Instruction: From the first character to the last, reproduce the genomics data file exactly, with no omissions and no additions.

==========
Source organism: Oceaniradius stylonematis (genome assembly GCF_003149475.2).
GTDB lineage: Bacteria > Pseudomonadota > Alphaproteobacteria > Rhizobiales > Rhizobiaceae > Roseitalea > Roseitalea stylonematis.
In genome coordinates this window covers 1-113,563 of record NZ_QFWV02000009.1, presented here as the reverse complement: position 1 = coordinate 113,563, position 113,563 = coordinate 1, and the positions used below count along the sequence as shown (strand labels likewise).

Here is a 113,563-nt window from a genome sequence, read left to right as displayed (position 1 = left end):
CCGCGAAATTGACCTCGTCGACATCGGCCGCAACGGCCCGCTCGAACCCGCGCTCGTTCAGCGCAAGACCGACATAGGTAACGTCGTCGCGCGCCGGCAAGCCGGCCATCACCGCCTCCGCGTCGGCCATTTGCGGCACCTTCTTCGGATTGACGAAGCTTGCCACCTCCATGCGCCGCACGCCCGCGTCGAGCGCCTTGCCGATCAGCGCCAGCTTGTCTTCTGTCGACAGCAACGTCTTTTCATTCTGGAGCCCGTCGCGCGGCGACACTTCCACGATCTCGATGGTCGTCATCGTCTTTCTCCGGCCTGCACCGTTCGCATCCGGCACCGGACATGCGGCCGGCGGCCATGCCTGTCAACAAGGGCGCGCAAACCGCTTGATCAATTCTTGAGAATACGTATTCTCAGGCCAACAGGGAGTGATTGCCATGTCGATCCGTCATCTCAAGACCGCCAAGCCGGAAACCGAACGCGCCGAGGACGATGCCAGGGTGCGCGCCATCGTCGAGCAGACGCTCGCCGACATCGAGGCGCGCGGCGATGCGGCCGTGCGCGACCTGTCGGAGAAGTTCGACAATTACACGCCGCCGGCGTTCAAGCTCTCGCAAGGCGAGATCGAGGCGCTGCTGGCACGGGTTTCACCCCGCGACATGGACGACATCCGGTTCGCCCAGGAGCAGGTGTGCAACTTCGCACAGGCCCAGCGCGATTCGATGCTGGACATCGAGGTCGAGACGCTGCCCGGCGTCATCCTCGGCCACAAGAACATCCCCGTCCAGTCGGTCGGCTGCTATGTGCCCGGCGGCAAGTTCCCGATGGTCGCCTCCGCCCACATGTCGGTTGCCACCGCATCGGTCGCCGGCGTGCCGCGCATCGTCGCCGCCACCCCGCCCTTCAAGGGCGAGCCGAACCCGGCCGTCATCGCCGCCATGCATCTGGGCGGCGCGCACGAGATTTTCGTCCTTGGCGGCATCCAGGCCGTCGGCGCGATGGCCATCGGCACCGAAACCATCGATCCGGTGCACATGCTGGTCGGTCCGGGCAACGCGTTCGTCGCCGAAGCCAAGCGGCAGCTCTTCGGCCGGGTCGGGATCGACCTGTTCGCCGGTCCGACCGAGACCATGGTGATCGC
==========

Source organism: Oceaniradius stylonematis (genome assembly GCF_003149475.2).
GTDB lineage: Bacteria > Pseudomonadota > Alphaproteobacteria > Rhizobiales > Rhizobiaceae > Roseitalea > Roseitalea stylonematis.
In genome coordinates this window covers 1-113,563 of record NZ_QFWV02000009.1, presented here as the reverse complement: position 1 = coordinate 113,563, position 113,563 = coordinate 1, and the positions used below count along the sequence as shown (strand labels likewise).

Here is a 113,563-nt window from a genome sequence, read left to right as displayed (position 1 = left end):
CCGCGAAATTGACCTCGTCGACATCGGCCGCAACGGCCCGCTCGAACCCGCGCTCGTTCAGCGCAAGACCGACATAGGTAACGTCGTCGCGCGCCGGCAAGCCGGCCATCACCGCCTCCGCGTCGGCCATTTGCGGCACCTTCTTCGGATTGACGAAGCTTGCCACCTCCATGCGCCGCACGCCCGCGTCGAGCGCCTTGCCGATCAGCGCCAGCTTGTCTTCTGTCGACAGCAACGTCTTTTCATTCTGGAGCCCGTCGCGCGGCGACACTTCCACGATCTCGATGGTCGTCATCGTCTTTCTCCGGCCTGCACCGTTCGCATCCGGCACCGGACATGCGGCCGGCGGCCATGCCTGTCAACAAGGGCGCGCAAACCGCTTGATCAATTCTTGAGAATACGTATTCTCAGGCCAACAGGGAGTGATTGCCATGTCGATCCGTCATCTCAAGACCGCCAAGCCGGAAACCGAACGCGCCGAGGACGATGCCAGGGTGCGCGCCATCGTCGAGCAGACGCTCGCCGACATCGAGGCGCGCGGCGATGCGGCCGTGCGCGACCTGTCGGAGAAGTTCGACAATTACACGCCGCCGGCGTTCAAGCTCTCGCAAGGCGAGATCGAGGCGCTGCTGGCACGGGTTTCACCCCGCGACATGGACGACATCCGGTTCGCCCAGGAGCAGGTGTGCAACTTCGCACAGGCCCAGCGCGATTCGATGCTGGACATCGAGGTCGAGACGCTGCCCGGCGTCATCCTCGGCCACAAGAACATCCCCGTCCAGTCGGTCGGCTGCTATGTGCCCGGCGGCAAGTTCCCGATGGTCGCCTCCGCCCACATGTCGGTTGCCACCGCATCGGTCGCCGGCGTGCCGCGCATCGTCGCCGCCACCCCGCCCTTCAAGGGCGAGCCGAACCCGGCCGTCATCGCCGCCATGCATCTGGGCGGCGCGCACGAGATTTTCGTCCTTGGCGGCATCCAGGCCGTCGGCGCGATGGCCATCGGCACCGAAACCATCGATCCGGTGCACATGCTGGTCGGTCCGGGCAACGCGTTCGTCGCCGAAGCCAAGCGGCAGCTCTTCGGCCGGGTCGGGATCGACCTGTTCGCCGGTCCGACCGAGACCATGGTGATCGC